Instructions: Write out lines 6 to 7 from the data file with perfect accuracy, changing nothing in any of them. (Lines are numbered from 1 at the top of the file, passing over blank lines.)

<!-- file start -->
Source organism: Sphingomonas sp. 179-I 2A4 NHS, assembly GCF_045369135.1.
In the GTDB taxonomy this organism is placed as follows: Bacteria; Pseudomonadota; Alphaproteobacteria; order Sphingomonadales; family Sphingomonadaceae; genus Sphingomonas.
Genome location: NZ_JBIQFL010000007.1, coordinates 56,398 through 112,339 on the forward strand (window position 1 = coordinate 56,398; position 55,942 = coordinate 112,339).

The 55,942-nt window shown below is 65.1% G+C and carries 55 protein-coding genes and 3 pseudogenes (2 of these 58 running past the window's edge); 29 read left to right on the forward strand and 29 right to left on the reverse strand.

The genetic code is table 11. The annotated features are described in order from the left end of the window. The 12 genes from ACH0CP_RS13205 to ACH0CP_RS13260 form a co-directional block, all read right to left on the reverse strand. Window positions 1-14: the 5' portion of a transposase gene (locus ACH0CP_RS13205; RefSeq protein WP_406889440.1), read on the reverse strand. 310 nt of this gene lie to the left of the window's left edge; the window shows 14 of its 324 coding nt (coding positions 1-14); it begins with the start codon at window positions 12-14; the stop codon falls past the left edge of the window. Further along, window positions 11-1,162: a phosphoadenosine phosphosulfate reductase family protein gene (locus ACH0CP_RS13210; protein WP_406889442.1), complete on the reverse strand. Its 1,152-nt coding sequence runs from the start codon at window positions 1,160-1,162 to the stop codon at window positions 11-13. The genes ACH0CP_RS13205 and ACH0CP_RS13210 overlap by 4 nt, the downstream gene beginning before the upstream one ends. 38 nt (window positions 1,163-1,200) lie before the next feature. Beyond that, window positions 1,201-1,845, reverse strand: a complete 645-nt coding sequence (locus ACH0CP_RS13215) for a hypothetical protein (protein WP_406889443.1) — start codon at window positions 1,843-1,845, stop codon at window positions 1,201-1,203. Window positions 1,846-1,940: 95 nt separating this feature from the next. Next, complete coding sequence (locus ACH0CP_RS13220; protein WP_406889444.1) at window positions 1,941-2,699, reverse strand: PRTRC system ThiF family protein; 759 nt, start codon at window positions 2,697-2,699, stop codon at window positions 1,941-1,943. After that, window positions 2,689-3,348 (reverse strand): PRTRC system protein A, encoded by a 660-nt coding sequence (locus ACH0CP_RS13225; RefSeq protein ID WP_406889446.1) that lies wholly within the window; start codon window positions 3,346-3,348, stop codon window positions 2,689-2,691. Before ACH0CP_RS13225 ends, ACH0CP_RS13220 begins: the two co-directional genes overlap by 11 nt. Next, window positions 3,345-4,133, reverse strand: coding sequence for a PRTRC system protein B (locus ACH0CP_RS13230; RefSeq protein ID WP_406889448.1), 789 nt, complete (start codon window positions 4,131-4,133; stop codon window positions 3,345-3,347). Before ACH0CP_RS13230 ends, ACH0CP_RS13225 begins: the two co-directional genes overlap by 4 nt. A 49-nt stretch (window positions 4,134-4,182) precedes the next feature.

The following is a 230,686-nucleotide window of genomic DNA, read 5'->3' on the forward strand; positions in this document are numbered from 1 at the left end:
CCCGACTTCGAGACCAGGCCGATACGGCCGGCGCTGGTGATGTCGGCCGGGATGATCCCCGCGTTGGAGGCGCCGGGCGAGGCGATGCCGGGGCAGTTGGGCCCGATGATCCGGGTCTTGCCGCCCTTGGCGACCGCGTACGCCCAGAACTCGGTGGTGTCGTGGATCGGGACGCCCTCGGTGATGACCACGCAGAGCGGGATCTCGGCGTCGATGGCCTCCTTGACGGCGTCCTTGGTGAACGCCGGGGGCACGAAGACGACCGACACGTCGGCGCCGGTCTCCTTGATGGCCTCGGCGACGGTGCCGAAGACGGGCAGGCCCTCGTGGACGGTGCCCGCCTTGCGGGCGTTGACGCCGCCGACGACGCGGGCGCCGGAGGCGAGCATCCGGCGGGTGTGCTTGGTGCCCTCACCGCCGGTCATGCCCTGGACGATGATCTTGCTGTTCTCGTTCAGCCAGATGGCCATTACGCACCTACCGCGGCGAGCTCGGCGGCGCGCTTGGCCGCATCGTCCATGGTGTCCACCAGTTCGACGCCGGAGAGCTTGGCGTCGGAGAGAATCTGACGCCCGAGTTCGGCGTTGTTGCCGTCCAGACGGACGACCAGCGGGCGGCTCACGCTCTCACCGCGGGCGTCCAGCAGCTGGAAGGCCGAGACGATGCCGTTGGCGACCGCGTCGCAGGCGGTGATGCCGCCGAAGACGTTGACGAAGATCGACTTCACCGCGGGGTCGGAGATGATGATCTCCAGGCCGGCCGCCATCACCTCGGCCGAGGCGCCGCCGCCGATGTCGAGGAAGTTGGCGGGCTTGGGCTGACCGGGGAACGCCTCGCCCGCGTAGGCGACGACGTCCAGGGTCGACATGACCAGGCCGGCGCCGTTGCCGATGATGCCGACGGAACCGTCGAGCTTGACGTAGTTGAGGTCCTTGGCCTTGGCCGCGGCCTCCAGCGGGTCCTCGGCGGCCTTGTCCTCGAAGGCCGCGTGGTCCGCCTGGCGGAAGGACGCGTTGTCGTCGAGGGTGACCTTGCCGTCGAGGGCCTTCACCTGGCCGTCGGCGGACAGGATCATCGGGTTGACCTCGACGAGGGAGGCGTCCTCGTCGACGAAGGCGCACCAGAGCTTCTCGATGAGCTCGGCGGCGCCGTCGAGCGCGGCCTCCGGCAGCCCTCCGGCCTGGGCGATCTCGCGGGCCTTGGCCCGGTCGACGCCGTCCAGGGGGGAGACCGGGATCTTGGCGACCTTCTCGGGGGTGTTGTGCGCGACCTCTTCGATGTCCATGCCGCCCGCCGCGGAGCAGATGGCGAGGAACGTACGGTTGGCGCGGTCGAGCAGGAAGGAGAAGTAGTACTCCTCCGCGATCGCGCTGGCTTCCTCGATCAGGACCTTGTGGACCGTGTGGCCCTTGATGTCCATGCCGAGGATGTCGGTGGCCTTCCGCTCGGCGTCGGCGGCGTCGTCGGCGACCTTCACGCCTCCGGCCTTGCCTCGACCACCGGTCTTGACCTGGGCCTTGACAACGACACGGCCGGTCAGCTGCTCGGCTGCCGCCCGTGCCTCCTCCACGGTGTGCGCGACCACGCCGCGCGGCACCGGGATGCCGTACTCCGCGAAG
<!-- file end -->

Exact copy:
The following is a 230,686-nucleotide window of genomic DNA, read 5'->3' on the forward strand; positions in this document are numbered from 1 at the left end:
CCCGACTTCGAGACCAGGCCGATACGGCCGGCGCTGGTGATGTCGGCCGGGATGATCCCCGCGTTGGAGGCGCCGGGCGAGGCGATGCCGGGGCAGTTGGGCCCGATGATCCGGGTCTTGCCGCCCTTGGCGACCGCGTACGCCCAGAACTCGGTGGTGTCGTGGATCGGGACGCCCTCGGTGATGACCACGCAGAGCGGGATCTCGGCGTCGATGGCCTCCTTGACGGCGTCCTTGGTGAACGCCGGGGGCACGAAGACGACCGACACGTCGGCGCCGGTCTCCTTGATGGCCTCGGCGACGGTGCCGAAGACGGGCAGGCCCTCGTGGACGGTGCCCGCCTTGCGGGCGTTGACGCCGCCGACGACGCGGGCGCCGGAGGCGAGCATCCGGCGGGTGTGCTTGGTGCCCTCACCGCCGGTCATGCCCTGGACGATGATCTTGCTGTTCTCGTTCAGCCAGATGGCCATTACGCACCTACCGCGGCGAGCTCGGCGGCGCGCTTGGCCGCATCGTCCATGGTGTCCACCAGTTCGACGCCGGAGAGCTTGGCGTCGGAGAGAATCTGACGCCCGAGTTCGGCGTTGTTGCCGTCCAGACGGACGACCAGCGGGCGGCTCACGCTCTCACCGCGGGCGTCCAGCAGCTGGAAGGCCGAGACGATGCCGTTGGCGACCGCGTCGCAGGCGGTGATGCCGCCGAAGACGTTGACGAAGATCGACTTCACCGCGGGGTCGGAGATGATGATCTCCAGGCCGGCCGCCATCACCTCGGCCGAGGCGCCGCCGCCGATGTCGAGGAAGTTGGCGGGCTTGGGCTGACCGGGGAACGCCTCGCCCGCGTAGGCGACGACGTCCAGGGTCGACATGACCAGGCCGGCGCCGTTGCCGATGATGCCGACGGAACCGTCGAGCTTGACGTAGTTGAGGTCCTTGGCCTTGGCCGCGGCCTCCAGCGGGTCCTCGGCGGCCTTGTCCTCGAAGGCCGCGTGGTCCGCCTGGCGGAAGGACGCGTTGTCGTCGAGGGTGACCTTGCCGTCGAGGGCCTTCACCTGGCCGTCGGCGGACAGGATCATCGGGTTGACCTCGACGAGGGAGGCGTCCTCGTCGACGAAGGCGCACCAGAGCTTCTCGATGAGCTCGGCGGCGCCGTCGAGCGCGGCCTCCGGCAGCCCTCCGGCCTGGGCGATCTCGCGGGCCTTGGCCCGGTCGACGCCGTCCAGGGGGGAGACCGGGATCTTGGCGACCTTCTCGGGGGTGTTGTGCGCGACCTCTTCGATGTCCATGCCGCCCGCCGCGGAGCAGATGGCGAGGAACGTACGGTTGGCGCGGTCGAGCAGGAAGGAGAAGTAGTACTCCTCCGCGATCGCGCTGGCTTCCTCGATCAGGACCTTGTGGACCGTGTGGCCCTTGATGTCCATGCCGAGGATGTCGGTGGCCTTCCGCTCGGCGTCGGCGGCGTCGTCGGCGACCTTCACGCCTCCGGCCTTGCCTCGACCACCGGTCTTGACCTGGGCCTTGACAACGACACGGCCGGTCAGCTGCTCGGCTGCCGCCCGTGCCTCCTCCACGGTGTGCGCGACCACGCCGCGCGGCACCGGGATGCCGTACTCCGCGAAG